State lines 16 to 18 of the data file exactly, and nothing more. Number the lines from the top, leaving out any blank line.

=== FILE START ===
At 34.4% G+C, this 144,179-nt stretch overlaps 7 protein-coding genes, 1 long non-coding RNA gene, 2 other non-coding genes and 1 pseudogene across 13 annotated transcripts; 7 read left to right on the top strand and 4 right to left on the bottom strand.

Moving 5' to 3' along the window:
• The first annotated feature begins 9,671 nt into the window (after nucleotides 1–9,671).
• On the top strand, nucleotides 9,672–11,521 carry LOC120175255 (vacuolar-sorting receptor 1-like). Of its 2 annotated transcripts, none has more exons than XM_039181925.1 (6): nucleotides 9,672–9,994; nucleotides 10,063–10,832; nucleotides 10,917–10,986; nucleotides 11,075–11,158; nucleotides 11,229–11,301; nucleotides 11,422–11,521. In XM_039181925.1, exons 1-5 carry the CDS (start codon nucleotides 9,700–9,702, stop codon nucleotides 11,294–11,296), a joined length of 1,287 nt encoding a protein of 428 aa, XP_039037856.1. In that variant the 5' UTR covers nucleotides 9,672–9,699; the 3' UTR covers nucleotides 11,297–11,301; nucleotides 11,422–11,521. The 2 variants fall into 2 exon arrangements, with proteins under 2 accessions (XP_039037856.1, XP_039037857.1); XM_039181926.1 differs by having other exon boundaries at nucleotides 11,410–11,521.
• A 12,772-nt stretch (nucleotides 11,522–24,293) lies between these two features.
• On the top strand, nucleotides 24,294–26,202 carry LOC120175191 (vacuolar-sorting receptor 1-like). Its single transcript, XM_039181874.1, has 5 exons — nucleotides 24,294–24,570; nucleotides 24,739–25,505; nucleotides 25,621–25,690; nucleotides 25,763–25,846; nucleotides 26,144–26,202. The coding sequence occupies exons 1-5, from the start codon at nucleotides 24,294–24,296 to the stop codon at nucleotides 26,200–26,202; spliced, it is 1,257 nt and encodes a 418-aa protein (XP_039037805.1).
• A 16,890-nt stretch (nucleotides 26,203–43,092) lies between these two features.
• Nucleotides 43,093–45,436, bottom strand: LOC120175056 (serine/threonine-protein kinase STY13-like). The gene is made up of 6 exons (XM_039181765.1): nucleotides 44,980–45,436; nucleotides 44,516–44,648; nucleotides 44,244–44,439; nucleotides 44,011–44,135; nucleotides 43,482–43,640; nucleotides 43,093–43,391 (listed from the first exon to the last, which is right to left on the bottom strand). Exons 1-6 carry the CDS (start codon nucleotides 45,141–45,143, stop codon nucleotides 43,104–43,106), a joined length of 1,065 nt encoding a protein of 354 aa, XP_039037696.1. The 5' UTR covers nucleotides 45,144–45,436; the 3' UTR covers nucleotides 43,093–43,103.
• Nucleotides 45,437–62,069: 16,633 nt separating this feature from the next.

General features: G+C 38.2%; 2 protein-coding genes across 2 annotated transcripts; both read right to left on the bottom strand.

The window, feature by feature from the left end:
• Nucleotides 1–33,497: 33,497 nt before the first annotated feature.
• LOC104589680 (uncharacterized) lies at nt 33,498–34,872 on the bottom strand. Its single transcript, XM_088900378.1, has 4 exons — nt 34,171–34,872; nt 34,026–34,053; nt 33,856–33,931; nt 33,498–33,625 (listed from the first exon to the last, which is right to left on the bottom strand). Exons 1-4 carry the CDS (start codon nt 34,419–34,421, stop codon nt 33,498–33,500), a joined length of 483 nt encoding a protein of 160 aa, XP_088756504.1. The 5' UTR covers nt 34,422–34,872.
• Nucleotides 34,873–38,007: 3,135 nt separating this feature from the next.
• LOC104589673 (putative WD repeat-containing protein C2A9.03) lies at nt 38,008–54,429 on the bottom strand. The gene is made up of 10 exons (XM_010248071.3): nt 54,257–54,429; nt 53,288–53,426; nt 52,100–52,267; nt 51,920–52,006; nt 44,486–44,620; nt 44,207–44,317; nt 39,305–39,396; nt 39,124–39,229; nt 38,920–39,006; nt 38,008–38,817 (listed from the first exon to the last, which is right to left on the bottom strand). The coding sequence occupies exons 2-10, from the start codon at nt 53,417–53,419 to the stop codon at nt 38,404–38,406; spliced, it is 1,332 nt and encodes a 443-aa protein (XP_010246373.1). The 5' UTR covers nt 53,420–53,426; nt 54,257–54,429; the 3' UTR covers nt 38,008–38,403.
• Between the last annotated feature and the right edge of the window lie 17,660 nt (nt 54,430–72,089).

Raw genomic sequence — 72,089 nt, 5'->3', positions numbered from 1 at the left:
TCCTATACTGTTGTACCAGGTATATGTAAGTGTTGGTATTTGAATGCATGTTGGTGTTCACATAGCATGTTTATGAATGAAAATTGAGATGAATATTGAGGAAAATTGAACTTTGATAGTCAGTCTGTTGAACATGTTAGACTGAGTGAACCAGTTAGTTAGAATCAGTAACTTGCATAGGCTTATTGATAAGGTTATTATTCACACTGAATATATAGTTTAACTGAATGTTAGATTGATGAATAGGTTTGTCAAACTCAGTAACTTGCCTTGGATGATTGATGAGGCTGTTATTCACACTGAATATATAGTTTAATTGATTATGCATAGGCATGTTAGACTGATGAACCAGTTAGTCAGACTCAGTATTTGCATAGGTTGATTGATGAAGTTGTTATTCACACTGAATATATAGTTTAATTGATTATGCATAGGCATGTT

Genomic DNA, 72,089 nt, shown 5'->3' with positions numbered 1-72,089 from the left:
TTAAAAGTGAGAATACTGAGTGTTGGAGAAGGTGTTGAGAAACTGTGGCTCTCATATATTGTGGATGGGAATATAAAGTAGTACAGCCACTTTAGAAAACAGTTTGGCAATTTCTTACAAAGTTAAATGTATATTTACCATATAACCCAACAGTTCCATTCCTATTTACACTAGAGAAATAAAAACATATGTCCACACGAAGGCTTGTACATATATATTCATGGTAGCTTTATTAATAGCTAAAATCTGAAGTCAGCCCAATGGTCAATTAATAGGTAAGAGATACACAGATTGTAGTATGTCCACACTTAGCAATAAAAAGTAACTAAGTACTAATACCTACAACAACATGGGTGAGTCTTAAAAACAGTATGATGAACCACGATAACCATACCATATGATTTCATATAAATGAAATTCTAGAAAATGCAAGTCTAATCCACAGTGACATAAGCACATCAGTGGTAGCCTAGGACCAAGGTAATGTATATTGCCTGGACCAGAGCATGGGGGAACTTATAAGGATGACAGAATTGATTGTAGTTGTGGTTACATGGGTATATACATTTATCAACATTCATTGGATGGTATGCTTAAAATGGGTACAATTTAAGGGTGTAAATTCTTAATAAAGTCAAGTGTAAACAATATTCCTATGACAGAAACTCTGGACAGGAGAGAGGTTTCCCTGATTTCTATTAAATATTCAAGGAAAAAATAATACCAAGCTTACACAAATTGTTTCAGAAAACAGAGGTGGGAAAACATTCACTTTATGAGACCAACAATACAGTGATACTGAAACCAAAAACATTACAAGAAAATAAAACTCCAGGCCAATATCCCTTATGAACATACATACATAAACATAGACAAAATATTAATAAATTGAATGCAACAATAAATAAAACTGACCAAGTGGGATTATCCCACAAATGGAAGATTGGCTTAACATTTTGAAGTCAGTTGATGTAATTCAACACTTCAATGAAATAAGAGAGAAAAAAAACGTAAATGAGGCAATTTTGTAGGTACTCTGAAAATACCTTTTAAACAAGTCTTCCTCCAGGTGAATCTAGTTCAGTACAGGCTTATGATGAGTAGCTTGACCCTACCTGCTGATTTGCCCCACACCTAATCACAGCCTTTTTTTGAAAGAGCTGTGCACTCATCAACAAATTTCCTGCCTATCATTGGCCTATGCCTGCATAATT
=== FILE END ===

• Between the last annotated feature and the right edge of the window lie 17,660 nt (nt 54,430–72,089).

Raw genomic sequence — 72,089 nt, 5'->3', positions numbered from 1 at the left:
TCCTATACTGTTGTACCAGGTATATGTAAGTGTTGGTATTTGAATGCATGTTGGTGTTCACATAGCATGTTTATGAATGAAAATTGAGATGAATATTGAGGAAAATTGAACTTTGATAGTCAGTCTGTTGAACATGTTAGACTGAGTGAACCAGTTAGTTAGAATCAGTAACTTGCATAGGCTTATTGATAAGGTTATTATTCACACTGAATATATAGTTTAACTGAATGTTAGATTGATGAATAGGTTTGTCAAACTCAGTAACTTGCCTTGGATGATTGATGAGGCTGTTATTCACACTGAATATATAGTTTAATTGATTATGCATAGGCATGTTAGACTGATGAACCAGTTAGTCAGACTCAGTATTTGCATAGGTTGATTGATGAAGTTGTTATTCACACTGAATATATAGTTTAATTGATTATGCATAGGCATGTT